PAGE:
The first time a boy pulled at the edge of her shirt, it had glittery bubble letters on it. She had gotten it at Limited Too, the one thing her mom allowed to make it to the cash register without a devastating veto in front of the whole entire store. It was her favorite shirt, worn so often that the edges of the iron-on glitter letters were starting to curl up and crack. It had been through three years of summer camp, and now it was going to be the one she wore when the boy she really, really like tried to take it off while her bunk mate was sleeping.
Even before he had come in through the window from across the boys’ side of the camp, making sure to scoot across the floor on a hand towel she had left by the window so he didn’t make the wood floor creak, she felt that she was too old for camp as a whole that year anyway. There’s a point where you grow out of that kind of thing, and maybe that point was sophomore year of high school. She looked around at everyone else, young and happy to play sharks and minnows in the pool when she was obsessed with finding a waterproof material to stuff her bathing suit top with. She had outgrown it, just as she was rapidly outgrowing that shirt.
When she didn’t let him take it off, he told everyone that she did anyway.
She’d never wear it again.
That was the year that she learned, perhaps because she already knew how to make lanyards and god’s eyes and sand candles, that who she let take off her shirt meant something about her. Even if she didn’t particularly care — even if she was much more concerned with finding good creeks to go sneak a beer with her friends in or how to talk quietly enough to stay on the phone past midnight — everyone else was going to. They were going to look at her and see the number of hands which had touched her, the number of strikes against her young, still-growing body. She found that, even though he had betrayed her trust and made her feel like she had done something wrong simply by saying “no,” she still liked that boy. She still wanted his approval. Something about his very boyhood made him objective and reasonable and valuable. When all of the other girls were snickering, it was his quietness she hated most.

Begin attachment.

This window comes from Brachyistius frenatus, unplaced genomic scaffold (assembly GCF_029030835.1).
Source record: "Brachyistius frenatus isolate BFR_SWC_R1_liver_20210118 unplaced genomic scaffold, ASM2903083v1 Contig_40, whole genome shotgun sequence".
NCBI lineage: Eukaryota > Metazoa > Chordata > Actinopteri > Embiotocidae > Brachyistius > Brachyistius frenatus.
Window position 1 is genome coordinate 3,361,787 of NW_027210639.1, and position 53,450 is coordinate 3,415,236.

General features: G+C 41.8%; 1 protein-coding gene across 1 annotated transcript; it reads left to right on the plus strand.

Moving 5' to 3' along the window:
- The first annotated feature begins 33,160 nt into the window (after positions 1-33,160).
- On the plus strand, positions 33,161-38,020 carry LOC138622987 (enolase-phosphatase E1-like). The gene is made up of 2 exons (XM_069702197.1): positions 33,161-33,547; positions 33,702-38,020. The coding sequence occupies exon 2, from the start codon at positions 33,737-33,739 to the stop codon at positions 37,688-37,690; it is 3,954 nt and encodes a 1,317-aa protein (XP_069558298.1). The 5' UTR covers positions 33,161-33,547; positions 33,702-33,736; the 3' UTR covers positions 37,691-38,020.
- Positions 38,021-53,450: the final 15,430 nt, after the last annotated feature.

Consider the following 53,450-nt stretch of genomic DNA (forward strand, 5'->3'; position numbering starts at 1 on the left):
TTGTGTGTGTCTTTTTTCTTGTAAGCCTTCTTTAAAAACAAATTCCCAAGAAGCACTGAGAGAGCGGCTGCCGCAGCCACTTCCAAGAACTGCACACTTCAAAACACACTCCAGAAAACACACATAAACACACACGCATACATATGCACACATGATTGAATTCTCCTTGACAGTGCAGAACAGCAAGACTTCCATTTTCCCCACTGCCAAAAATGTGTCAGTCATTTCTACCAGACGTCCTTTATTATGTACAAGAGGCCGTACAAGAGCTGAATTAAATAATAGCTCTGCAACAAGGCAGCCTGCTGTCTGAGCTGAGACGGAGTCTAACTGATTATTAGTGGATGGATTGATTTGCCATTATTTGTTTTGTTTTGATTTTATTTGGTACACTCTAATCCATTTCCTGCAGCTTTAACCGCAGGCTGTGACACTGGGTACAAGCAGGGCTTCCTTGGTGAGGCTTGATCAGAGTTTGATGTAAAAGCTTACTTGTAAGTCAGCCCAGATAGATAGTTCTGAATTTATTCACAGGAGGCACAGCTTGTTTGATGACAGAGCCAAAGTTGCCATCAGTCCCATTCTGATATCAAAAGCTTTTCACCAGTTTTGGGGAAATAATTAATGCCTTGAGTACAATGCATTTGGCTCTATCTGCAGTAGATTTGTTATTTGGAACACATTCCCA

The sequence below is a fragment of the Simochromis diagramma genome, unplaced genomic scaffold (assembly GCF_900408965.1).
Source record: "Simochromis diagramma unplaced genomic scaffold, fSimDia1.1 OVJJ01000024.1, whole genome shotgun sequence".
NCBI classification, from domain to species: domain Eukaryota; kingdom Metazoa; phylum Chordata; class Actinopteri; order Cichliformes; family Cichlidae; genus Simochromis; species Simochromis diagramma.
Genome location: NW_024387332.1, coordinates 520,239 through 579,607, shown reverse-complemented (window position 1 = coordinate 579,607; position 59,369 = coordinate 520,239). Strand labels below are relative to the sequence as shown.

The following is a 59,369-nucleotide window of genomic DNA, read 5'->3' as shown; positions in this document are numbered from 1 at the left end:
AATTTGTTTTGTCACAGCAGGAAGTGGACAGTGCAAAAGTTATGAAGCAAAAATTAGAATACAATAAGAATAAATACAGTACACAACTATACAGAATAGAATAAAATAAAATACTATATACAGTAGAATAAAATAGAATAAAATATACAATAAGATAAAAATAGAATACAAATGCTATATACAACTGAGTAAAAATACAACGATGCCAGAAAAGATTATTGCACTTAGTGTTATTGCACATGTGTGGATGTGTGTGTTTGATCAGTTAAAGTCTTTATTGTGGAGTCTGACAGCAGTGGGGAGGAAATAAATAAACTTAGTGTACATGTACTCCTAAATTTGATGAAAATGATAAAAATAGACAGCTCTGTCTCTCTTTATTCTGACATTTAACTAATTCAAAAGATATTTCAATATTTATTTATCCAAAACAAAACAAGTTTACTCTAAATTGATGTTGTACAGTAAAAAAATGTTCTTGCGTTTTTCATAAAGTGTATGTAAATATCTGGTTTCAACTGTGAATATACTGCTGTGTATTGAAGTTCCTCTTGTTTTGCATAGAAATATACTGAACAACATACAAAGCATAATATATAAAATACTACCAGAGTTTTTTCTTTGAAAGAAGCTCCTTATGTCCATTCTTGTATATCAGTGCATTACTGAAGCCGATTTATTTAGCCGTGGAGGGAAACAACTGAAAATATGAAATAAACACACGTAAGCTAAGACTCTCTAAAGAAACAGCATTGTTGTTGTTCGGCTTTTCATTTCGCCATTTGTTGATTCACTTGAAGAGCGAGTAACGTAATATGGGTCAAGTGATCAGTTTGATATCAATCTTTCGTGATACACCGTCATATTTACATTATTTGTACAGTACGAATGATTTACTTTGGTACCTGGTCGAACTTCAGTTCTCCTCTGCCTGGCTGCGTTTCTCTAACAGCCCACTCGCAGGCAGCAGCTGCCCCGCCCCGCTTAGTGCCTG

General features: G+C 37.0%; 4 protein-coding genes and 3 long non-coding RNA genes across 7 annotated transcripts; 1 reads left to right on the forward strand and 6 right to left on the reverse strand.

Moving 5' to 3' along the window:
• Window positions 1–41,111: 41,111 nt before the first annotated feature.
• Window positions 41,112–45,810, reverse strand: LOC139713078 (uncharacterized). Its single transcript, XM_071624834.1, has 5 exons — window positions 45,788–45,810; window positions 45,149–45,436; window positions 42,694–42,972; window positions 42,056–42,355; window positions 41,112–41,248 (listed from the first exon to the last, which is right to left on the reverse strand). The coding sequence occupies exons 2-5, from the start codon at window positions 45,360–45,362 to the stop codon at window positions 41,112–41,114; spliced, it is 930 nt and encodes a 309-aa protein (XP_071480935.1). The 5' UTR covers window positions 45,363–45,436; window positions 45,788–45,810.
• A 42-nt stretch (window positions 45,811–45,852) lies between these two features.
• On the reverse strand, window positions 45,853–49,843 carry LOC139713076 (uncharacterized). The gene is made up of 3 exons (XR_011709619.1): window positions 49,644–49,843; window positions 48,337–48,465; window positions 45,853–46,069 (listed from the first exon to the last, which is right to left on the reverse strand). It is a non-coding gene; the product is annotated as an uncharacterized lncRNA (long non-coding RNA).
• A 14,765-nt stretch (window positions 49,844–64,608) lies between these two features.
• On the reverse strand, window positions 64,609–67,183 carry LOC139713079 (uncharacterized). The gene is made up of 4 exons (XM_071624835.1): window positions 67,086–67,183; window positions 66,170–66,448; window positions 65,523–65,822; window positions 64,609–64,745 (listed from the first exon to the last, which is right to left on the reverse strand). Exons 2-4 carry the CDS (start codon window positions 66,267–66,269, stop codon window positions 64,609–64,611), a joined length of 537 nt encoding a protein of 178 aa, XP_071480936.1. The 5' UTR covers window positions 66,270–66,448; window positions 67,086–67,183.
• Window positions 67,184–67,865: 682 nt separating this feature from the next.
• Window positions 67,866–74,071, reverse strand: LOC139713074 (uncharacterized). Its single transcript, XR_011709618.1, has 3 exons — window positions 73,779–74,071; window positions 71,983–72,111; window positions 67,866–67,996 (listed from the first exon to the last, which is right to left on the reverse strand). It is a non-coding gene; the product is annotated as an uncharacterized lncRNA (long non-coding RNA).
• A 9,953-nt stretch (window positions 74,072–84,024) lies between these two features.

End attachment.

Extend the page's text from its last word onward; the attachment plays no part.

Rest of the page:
And you, you are quiet, too. You let her go for days on end waiting for a response to something simple, waiting to be shown that she means something. She asks you questions and you let her linger on the edge of your lips, waiting to catch the answer that will fall out. She calls, and you let it ring, watching it across your table as it buzz, buzz, buzzes. You are quiet, your approval measured and uncertain, and your boyhood makes her just as anxious as it did for her in summer camp. Because she wonders if you, like that boy, are going to hurt her. She wonders if you are going to decide one night that she hasn’t given you enough, and proceed to just take it anyway. She wonders if you are going to tell people things about her which, despite not being true, seem just credible enough to make you look good in comparison. She wonders if you count the number of hands which have touched her and judged her based on some cold, mathematical rubric for the kind of person you think she is.
She wonders if you’ll ever love her.
And one day she will be tired of wondering. She will outgrow you, like that shirt, like that summer camp, like those high school corridors which seemed to drip the word “slut” from every crevice in the mortar. She will realize that, just like the boy from camp, your words — even in their kindness — will never be a replacement for actual confidence. That there is nothing you can give her which she could not more efficiently give herself, without having to wait so long for it. She will one day see your call and let it buzz, buzz, buzz in all of its impotent desperation. And you will be the one to wonder what you did wrong. Maybe she will tell you, maybe she won’t, so allow me to clarify in the absence of an explanation:
You have been raised to believe that, if she is good, she will follow you around. She will have had no past. She will want you unconditionally. But she has been taught through experience that, if she is good, the definition of “good” will always change to suit someone’s judgment. So she might as well just try to be happy.